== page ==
We checked in with Live It Extreme/FXR privateer Marshal Weltin a few weeks ago after he rolled to 450 moto wins at the Baja Brawl in Michigan. Since then he won some Pro-Am Motos at RedBud and dominated the A classes at the Racer X Maine Event. This week, he’s driving to Pennsylvania’s Pleasure Valley Raceway for the Travis Pastrana Pro Challenge. We think it’s awesome that Weltin is living the old-school bounty hunter life, living out of his van on weekends and earning as much purse money as he can find.
He has to now that he’s back in the U.S. For a few years, Weltin had rides in Europe and competed in the EMX250 series. He’s spent plenty of days training on the famous sand tracks around the Netherlands/Belgium border, and even raced at the TT Circuit of Assen, host of this weekend’s Motocross of Nations, once.
We rang him up while he was on the road to Pennsylvania to get his thoughts.
Racer X: How’s the journey been going? Last time we interviewed you it was after Baja Brawl. Then you did RedBud and then Racer X Maine Event. How’d that go?
Marshal Weltin: I did the RedBud Pro-Am and then went up to Maine. It’s been pretty decent. I have a little win streak right now. I think I’m fifteen moto wins in a row since Baja. Just gaining a little confidence in these local races, trying to make some cash. This weekend I’m going to Pennsylvania for the Travis Pastrana Pro Challenge, that should be fun. Maine Event was sweet. Enjoyed it. Got to meet Davey [Coombs], which was awesome. Everything went to plan. Showed up in my van and just slept at the track. Loved it. Bummed a few showers off a couple guys and just made it work.
You really did that? You slept in the van and everything?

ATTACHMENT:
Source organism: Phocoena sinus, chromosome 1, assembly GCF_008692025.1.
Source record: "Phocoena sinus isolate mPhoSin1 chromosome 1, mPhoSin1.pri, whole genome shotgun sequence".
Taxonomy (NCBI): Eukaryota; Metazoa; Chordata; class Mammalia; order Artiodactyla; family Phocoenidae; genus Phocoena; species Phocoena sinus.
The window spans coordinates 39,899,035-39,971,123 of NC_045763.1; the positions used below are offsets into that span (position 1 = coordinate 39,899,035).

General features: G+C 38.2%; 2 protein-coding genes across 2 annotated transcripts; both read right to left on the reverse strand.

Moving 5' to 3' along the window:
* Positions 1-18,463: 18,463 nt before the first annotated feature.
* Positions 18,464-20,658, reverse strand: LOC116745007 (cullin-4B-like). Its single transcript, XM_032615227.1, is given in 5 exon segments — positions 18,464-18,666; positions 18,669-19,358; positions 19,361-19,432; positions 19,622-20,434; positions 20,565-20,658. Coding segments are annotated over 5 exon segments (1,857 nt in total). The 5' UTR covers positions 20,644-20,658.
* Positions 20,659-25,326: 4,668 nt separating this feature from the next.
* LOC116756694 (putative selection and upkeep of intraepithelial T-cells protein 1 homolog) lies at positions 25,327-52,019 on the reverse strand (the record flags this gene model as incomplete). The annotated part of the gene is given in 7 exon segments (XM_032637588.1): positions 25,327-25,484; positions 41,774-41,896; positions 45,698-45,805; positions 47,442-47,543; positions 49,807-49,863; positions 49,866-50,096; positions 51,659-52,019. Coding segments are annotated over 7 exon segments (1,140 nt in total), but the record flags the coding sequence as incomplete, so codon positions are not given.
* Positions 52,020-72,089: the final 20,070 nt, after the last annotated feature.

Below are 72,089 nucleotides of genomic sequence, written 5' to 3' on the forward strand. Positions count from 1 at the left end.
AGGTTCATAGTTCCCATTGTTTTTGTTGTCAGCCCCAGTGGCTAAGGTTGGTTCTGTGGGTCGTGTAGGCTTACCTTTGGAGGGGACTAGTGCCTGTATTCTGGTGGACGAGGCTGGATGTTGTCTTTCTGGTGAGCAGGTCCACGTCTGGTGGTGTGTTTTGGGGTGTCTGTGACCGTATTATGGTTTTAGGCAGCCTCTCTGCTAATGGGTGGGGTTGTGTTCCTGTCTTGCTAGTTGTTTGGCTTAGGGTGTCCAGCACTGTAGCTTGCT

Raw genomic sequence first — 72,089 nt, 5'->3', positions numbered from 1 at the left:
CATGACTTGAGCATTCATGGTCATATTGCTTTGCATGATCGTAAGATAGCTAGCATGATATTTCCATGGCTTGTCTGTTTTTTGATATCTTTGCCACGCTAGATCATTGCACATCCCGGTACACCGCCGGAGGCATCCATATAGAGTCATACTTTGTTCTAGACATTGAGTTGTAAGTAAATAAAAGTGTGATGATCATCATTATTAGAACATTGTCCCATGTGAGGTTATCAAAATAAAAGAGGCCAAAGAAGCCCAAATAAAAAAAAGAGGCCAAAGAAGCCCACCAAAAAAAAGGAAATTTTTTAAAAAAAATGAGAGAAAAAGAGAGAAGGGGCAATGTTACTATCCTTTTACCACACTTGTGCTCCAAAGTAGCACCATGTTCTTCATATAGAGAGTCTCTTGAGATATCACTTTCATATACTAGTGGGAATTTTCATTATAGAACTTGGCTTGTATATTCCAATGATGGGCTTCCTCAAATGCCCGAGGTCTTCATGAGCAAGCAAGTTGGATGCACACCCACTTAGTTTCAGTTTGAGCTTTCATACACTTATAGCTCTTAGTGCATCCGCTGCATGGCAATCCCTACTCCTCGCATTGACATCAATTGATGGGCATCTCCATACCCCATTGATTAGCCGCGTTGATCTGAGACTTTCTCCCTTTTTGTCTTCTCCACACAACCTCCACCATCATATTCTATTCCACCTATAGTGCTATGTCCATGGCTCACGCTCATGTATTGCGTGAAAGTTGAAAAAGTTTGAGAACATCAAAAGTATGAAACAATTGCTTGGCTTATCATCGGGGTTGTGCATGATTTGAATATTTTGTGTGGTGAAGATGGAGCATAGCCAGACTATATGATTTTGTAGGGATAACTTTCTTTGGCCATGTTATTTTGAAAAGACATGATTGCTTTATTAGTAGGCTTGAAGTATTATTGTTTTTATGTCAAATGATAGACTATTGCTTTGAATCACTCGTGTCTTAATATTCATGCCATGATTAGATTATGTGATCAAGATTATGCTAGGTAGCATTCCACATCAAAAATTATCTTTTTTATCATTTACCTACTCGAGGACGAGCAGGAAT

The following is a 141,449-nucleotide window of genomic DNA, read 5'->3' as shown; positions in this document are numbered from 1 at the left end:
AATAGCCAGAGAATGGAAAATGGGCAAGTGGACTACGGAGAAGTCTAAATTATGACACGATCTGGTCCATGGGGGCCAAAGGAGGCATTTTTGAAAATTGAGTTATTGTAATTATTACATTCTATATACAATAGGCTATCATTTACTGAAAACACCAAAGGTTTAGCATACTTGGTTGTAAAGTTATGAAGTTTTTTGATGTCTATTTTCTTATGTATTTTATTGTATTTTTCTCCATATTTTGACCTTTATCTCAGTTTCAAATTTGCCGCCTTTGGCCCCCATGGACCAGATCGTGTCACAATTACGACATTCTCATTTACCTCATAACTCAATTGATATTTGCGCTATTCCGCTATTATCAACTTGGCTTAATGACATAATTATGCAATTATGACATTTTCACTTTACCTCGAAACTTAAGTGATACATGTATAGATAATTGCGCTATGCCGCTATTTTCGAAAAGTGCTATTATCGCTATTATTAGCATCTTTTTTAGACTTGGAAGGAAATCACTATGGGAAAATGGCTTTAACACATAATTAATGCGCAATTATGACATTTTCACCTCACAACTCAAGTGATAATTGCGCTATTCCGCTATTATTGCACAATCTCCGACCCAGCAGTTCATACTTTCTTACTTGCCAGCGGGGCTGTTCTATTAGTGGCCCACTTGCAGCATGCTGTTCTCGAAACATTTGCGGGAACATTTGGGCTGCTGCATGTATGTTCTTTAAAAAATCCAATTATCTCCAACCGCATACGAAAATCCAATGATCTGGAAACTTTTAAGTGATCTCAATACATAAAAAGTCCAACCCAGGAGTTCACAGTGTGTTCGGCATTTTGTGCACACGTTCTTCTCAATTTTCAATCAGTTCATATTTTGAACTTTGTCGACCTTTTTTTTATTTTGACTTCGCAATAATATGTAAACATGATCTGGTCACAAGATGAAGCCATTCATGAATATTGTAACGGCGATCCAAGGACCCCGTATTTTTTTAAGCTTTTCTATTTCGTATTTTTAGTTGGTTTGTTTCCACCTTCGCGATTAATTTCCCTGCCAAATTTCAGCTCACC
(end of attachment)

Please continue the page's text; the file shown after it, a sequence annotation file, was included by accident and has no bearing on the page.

Hell yeah. I got a little bed that pulls down. I just sleep in the van.
How has the driving been? I didn’t know if you could make your way all the way back here to Carolina, but you did. That’s a lot of miles, dude.
Yeah. I’ve been spacing it out. I’m not really doing too much during the week, so it’s easy to kind of plan my trips and stuff. I went back to Michigan for a little while. I hung out with the fam. Then turned it around and ended up just making my way down to Charlotte. I’ve just been planning my life around these local races. It’s been fun. I feel kind of worthless just sitting there during the week, but I’m always staying busy now. Working out, cleaning my stuff, prepping, training. There’s always little stuff that’s going wrong you got to fix. I’ve been my own mechanic, so you’re always running into things. I blew out a spoke and put a hole in my brake line. Just stupid stuff, always.
Are you doing the driving by yourself too?
Oh yeah. I got no one to do it with.
Where’s this mysterious brother of yours? Where did he come in? All of a sudden we were running photos that we thought were you, and turns out it was your brother!
I have two brothers. Mysterious brother that you’re probably thinking of is Roman. Roman goes to Ferris State full-time. That’s a university up in Northern Michigan. He’s in his fourth year right now finishing college. So when he gets a chance to come and meet me on the weekend or whatever he’ll get off class and hurry up and come and help me. He rides quite a bit too. He made Loretta’s this year in the 250 B class. He’s just going to college. So when it fits into his schedule and the stars align, we always try to meet up and ride together. Obviously when I’m down in Charlotte and driving to Pennsylvania there was really no way to meet up and make things happen.
Give me the intel on Assen. You lived and raced in Europe for a while and you’ve actually raced this track. What is it like from your opinion? I’ve heard it’s not deep like Lommel. It’s different, or it’s better, or it’s easier. What do you think of Assen?